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Figure 1 Antibody responses four weeks after the second mRNA vaccination and correlation of S1-specific IgG with neutralizing antibodies. Seroconversion rates after the first and second dose in all study participants of all groups (A). Individual S1-specific IgG levels of all participants (B). S1-specific IgG levels of IBD patients in respect of their treatment and in comparison to the controls (C). S1-specific antibody levels in relation to the type of mRNA vaccine applied (BNT162b2 or mRNA-1273), whereby due to the number of participants statistical differences could only be calculated for SOT and MM patients (D). Correlation of S1-specific IgG levels with the NT50 of a neutralization test with sera taken four weeks after the second vaccination (n=106) (E). SOT (n=63) are represented as circles, MM (n=70) as triangles, IBD (n=130) patients as squares and controls (n=55) as full black or grey circles. Differences between the groups below p values of 0.05 were regarded as significant. The black and dotted lines (E) indicate the threshold for positive results (35.2 BAU/ml and NT50). Bars (B-D) represent GMC with 95% confidence interval (CI).

TABLE 3
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Table 3 Characteristics of non-responders at four weeks after the second dose.

Comparing antibody levels measured four weeks after the second dose, lowest geometric mean concentrations (GMC) were reached in MM patients (GMC=552.5 BAU/ml), as compared to IBD (GMC=2275.3 BAU/ml; p=0.0020) and controls (GMC=3205.5 BAU/ml; p<0.0001) (Figure 1B). In SOT patients (GMC=1529 BAU/ml), antibody levels were significantly lower than in controls (GMC=3205.5 BAU/ml; p=0.0107) with lower levels in the lung (GMC=694.9 BAU/ml) than in the breast cancer group (GMC=2096.4 BAU/ml; p=0.0061). With regard to age, only SOT patients below 60 years displayed higher S1-specific antibody levels (p=0.0052) than those 60 years and older (Supplementary Figure 3A). No significant differences in antibody levels between female and male participants were detected within the mentioned groups (Supplementary Figure 3B).

Subgroup analysis of IBD patients showed that four weeks after the second dose, patients treated with TNF-α inhibitors had significantly lower antibody levels (n= 59; GMC=1685 BAU/ml) than IBD patients without current immunosuppressive/-modulatory medication (n=21; GMC=3676 BAU/ml; p=0.0005), patients receiving the α4β7-integrin antagonist vedolizumab (n=19; GMC=3454 BAU/ml; p=0.0104) or controls (n=66; GMC=3206 BAU/ml; p<0.001) (Figure 1C). Lower antibody levels were found with all TNF-α inhibitors (infliximab: n=16, GMC=1319; adalimumab: n= 38, GMC=1799; golimumab: n=5; GMC=2246 BAU/ml) without significant differences between the three compounds.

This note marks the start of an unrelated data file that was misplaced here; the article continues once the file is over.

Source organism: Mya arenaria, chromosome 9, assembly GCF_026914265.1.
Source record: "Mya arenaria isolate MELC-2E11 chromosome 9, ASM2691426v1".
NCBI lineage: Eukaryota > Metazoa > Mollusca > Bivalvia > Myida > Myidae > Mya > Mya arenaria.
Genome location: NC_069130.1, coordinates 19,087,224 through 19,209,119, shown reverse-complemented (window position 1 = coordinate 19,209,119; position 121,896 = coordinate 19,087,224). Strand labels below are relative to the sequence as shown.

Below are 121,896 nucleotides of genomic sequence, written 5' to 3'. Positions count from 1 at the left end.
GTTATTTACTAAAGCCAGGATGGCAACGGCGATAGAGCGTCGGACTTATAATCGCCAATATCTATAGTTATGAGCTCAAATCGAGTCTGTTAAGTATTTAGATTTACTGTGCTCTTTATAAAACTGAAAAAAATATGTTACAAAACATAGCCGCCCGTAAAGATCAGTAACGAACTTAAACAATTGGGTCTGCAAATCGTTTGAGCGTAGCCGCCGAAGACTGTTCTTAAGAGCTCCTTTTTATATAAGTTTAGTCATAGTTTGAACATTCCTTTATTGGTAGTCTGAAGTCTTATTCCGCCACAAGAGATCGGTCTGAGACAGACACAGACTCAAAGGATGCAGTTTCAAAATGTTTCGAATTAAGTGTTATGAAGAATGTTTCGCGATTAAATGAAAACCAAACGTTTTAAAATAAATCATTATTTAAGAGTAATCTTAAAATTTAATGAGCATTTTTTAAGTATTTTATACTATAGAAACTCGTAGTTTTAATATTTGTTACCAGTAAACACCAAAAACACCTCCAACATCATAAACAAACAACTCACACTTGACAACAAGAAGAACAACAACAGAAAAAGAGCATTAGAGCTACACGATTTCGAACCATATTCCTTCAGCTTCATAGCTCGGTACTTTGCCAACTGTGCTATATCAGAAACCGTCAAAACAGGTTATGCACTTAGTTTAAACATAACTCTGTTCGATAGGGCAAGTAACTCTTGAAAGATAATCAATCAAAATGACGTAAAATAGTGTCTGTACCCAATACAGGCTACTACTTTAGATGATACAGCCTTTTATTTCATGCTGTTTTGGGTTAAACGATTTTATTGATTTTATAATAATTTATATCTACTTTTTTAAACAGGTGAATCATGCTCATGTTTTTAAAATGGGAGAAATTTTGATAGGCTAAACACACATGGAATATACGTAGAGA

Subanalysis according to the mRNA vaccine used revealed that in SOT as well as in MM patients, antibody levels were higher after vaccination with mRNA-1273 (SOT: GMC=2827 BAU/ml, MM: GMC=1289 BAU/ml) than with BNT162b2 (SOT: GMC=964.5 BAU/ml, MM: GMC=374.8 BAU/ml; p<0.05). With regard to non-responders, all (except one) were vaccinated with BNT162b2 (Table 3). For IBD and controls, only two and five individuals, respectively, were vaccinated with BNT162b2 not allowing for appropriate comparisons of outcome (Figure 1D).

We further evaluated neutralization titers in a subgroup 28.9% of participants (group for cellular analysis) and found a good correlation of S1-specific IgG measured by ELISA in all groups (p<0.01) (Figure 1E). Furthermore, none of the participants showed a positive neutralization titer before vaccination. After vaccination the geometric mean neutralizing titers (GMT) were significantly lower in SOT (n=8; GMT=99.9; p=0.0044) and MM patients (n=9; GMT=71.8; p=0.0073) compared to controls (n=25; GMT=453.3) (Supplementary Figure 3C). An additional analysis of ELISA-negatives in the neutralization test demonstrated that neutralizing antibodies were also not detectable (Supplementary Figure 3D).

Cellular Immune Responses

In a preselected subgroup of participants, we analyzed the T cell response by using a cytokine release assay. After the second dose, IBD patients and controls, mounted a clear T cell response upon stimulation with the peptide pool of the S1 subunit. T cells of SOT patients secreted T cell growth factor IL-2, pro-inflammatory cytokines IFN-γ, IL-17a and GM-CSF and the regulatory cytokine IL-10, whereas only IFN-γ and concomitant IL-17a and IL-10 were induced in MM patients (Figure 2 and Supplementary Figure 4).

FIGURE 2
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Figure 2 S1-spike-induced cytokine production before vaccination and one week after the second mRNA vaccine dose. PBMCs were stimulated with the peptide pool of the S1 subunit of the SARS-CoV-2 spike protein for 24 hours. Afterwards, the supernatants were collected and IL-2, IFN-γ, IL-10 and IL-5 were measured by the Luminex system. SOT (n=8) are represented as open circles, MM (n=9) as open triangles, IBD (n=52) as open squares and controls (n=26) as full circles. Differences between the groups below p values of 0.05 were regarded as significant. n.s., non significant.